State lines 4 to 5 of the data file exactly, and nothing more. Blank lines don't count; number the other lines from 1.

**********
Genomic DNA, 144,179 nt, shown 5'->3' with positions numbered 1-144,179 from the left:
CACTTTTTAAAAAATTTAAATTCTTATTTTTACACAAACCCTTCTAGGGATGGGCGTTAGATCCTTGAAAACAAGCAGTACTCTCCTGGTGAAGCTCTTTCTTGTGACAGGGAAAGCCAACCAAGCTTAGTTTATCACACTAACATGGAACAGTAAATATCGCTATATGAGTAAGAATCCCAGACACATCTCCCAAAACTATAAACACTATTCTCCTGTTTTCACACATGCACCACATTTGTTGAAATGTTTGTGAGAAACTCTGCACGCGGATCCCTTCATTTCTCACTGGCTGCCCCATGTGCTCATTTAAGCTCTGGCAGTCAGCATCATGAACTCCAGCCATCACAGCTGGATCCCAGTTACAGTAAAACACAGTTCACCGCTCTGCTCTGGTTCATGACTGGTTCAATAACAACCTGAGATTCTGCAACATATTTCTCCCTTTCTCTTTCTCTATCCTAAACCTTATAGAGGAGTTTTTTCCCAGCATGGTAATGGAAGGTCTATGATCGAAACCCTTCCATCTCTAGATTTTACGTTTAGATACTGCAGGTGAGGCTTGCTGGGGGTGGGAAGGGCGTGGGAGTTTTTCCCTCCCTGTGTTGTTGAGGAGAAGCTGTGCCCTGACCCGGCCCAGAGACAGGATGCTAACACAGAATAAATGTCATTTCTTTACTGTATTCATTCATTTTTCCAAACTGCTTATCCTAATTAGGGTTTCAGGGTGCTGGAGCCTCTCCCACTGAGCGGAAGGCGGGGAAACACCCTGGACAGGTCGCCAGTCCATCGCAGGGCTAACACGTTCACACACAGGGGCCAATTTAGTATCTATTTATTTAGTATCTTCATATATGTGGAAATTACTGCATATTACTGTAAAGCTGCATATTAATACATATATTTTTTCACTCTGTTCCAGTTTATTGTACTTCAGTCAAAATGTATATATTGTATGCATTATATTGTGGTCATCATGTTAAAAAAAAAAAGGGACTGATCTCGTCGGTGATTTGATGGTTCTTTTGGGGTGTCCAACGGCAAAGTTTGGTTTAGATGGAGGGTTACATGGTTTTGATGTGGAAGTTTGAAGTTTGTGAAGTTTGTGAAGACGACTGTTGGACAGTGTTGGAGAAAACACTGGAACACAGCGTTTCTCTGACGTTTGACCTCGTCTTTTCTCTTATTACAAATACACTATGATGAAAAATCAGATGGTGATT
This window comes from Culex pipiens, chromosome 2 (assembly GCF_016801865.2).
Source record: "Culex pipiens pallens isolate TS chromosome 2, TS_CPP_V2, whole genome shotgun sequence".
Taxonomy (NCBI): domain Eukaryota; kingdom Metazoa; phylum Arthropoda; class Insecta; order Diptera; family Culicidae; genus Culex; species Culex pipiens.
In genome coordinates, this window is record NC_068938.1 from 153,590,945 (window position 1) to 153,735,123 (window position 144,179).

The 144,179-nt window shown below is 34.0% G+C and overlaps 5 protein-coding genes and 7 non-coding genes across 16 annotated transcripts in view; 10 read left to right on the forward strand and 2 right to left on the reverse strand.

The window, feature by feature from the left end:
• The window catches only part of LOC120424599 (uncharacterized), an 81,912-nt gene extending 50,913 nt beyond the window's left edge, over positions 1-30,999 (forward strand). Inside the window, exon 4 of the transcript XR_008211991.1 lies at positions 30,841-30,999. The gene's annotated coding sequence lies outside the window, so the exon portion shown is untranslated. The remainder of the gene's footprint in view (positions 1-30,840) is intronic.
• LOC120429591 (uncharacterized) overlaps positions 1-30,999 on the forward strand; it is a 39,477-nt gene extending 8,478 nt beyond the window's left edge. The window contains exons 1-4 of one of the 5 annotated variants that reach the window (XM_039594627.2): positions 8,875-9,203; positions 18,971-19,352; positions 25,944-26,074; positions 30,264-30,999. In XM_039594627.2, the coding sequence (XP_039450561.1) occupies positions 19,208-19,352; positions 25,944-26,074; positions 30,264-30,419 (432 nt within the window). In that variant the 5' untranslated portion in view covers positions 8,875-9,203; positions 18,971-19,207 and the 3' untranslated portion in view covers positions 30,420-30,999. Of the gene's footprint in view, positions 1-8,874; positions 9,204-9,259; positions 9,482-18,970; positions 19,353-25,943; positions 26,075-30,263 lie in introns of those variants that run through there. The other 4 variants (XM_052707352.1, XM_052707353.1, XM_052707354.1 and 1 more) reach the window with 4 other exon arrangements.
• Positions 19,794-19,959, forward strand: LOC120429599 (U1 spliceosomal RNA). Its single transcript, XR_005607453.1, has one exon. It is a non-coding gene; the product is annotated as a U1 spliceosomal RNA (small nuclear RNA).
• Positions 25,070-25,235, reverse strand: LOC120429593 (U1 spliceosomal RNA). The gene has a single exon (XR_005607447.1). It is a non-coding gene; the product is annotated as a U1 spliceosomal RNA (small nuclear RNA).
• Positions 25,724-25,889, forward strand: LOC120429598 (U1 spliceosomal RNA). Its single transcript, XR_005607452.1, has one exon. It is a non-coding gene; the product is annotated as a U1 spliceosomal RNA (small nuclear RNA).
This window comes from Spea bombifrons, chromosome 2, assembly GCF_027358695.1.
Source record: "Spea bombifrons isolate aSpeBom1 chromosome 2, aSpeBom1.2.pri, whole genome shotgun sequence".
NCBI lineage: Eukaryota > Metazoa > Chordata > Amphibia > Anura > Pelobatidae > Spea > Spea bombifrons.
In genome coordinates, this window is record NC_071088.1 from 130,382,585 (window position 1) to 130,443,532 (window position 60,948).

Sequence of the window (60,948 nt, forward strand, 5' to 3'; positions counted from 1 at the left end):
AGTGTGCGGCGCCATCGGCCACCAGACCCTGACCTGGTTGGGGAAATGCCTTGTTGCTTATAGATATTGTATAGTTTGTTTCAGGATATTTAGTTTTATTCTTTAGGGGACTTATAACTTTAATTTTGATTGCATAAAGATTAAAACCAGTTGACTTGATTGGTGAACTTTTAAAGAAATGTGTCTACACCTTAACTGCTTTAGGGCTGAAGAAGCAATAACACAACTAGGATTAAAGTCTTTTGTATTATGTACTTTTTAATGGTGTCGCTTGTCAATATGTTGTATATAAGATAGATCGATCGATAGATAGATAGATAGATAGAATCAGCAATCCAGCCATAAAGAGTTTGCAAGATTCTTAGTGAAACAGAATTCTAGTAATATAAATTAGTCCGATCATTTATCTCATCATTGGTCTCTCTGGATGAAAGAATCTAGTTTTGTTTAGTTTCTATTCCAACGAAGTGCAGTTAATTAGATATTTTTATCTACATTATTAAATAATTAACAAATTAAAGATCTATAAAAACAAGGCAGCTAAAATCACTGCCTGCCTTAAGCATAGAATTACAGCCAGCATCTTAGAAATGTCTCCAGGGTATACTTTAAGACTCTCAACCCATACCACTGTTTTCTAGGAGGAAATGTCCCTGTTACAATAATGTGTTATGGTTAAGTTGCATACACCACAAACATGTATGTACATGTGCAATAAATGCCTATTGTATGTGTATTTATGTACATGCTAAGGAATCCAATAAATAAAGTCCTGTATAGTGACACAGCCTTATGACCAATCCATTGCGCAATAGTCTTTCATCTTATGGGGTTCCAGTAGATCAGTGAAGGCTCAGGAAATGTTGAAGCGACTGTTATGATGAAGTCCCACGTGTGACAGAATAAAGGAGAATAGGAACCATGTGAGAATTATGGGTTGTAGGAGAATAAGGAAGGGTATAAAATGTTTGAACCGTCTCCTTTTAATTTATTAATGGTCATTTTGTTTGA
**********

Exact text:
Source record: "Culex pipiens pallens isolate TS chromosome 2, TS_CPP_V2, whole genome shotgun sequence".
Taxonomy (NCBI): domain Eukaryota; kingdom Metazoa; phylum Arthropoda; class Insecta; order Diptera; family Culicidae; genus Culex; species Culex pipiens.